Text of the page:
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Eikon Basilike

Eikon Basilike title page
Title page to Eikon Basilike

Eikon Basilike



of His

Sacred Majesty

in His

Solitudes and Sufferings


More then Conqueror &c.

Bona agere, & mali pati, Regium est




The Eikon Basilike was published in the days surrounding Charles I's execution. Purporting to be the last meditations of King Charles, and written under Charles' name, it provides his view on the Civil Wars and the issues which triggered them. It was a masterful piece of propagandaBiased and misleading information used to promote a political cause or point of view. that quickly became an international bestseller. Despite attempts by parliament to censor the book - it was illegal to print or to sell it - it ran to thirty-six editions in its first year and was printed in five languages.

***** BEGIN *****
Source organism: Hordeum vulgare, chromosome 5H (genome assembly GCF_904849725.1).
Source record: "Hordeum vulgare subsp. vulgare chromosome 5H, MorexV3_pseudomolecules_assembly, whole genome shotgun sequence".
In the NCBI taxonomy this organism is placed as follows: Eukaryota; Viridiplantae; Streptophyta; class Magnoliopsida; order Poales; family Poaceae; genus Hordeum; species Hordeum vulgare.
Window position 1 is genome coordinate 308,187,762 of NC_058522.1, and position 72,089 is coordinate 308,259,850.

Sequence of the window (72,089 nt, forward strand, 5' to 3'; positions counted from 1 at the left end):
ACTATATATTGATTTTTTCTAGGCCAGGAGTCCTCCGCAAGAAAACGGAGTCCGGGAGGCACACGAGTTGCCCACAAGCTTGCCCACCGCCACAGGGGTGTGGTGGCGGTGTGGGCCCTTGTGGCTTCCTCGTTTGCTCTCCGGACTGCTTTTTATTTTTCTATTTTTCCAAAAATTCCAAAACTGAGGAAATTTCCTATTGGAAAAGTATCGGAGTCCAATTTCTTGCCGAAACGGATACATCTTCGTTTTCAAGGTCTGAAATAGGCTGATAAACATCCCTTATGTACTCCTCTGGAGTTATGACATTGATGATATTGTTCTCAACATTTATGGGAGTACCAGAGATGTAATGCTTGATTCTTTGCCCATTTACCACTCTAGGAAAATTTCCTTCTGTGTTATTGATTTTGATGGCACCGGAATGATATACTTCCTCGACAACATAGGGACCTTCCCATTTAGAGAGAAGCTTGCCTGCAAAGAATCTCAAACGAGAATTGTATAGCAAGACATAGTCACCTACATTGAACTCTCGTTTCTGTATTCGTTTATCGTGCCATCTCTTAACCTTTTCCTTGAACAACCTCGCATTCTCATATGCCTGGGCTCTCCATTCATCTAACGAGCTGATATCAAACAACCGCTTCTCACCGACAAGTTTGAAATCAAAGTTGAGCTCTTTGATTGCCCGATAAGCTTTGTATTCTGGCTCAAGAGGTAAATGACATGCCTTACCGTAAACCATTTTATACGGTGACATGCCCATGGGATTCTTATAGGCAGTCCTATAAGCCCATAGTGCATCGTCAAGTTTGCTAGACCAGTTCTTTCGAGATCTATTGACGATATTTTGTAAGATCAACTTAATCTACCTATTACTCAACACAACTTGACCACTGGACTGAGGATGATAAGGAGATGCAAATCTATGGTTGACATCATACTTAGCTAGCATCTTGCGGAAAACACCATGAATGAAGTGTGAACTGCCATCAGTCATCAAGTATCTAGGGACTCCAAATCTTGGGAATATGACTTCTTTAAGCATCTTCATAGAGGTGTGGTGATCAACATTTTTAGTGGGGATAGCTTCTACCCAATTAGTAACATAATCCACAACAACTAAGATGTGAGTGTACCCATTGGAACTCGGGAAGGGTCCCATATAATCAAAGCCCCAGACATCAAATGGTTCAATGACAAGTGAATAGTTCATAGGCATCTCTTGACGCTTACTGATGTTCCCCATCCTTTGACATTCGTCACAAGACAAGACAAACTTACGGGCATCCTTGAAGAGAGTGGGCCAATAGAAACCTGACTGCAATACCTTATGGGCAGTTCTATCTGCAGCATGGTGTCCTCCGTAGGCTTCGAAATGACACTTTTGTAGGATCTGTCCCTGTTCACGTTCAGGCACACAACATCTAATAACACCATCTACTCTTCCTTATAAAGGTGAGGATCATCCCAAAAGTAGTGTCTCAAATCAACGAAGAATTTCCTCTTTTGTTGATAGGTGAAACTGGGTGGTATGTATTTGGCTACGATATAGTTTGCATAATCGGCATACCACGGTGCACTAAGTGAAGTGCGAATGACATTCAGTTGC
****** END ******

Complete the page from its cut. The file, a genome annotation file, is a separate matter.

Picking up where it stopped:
The actual authorship of the book has been debated since it was first published. Royalists believed that Charles himself had written it, although this was questioned by the likes of John Milton at the time. Considerable evidence points to it being written by the RestorationThe restoration of the monarchy and the return to a pre-civil war form of government in 1660, following the collapse of the Protectorate. Bishop of Exeter, John Gauden. More recent scholarship suggests that it was a joint affair: Charles provided the substance and perhaps some of the text and Gauden wrote the rest.

Online version provided by Project Canterbury.

Frontispiece to the Eikon Basilike
Frontispiece to the Eikon Basilike, depicting Charles as a martyr.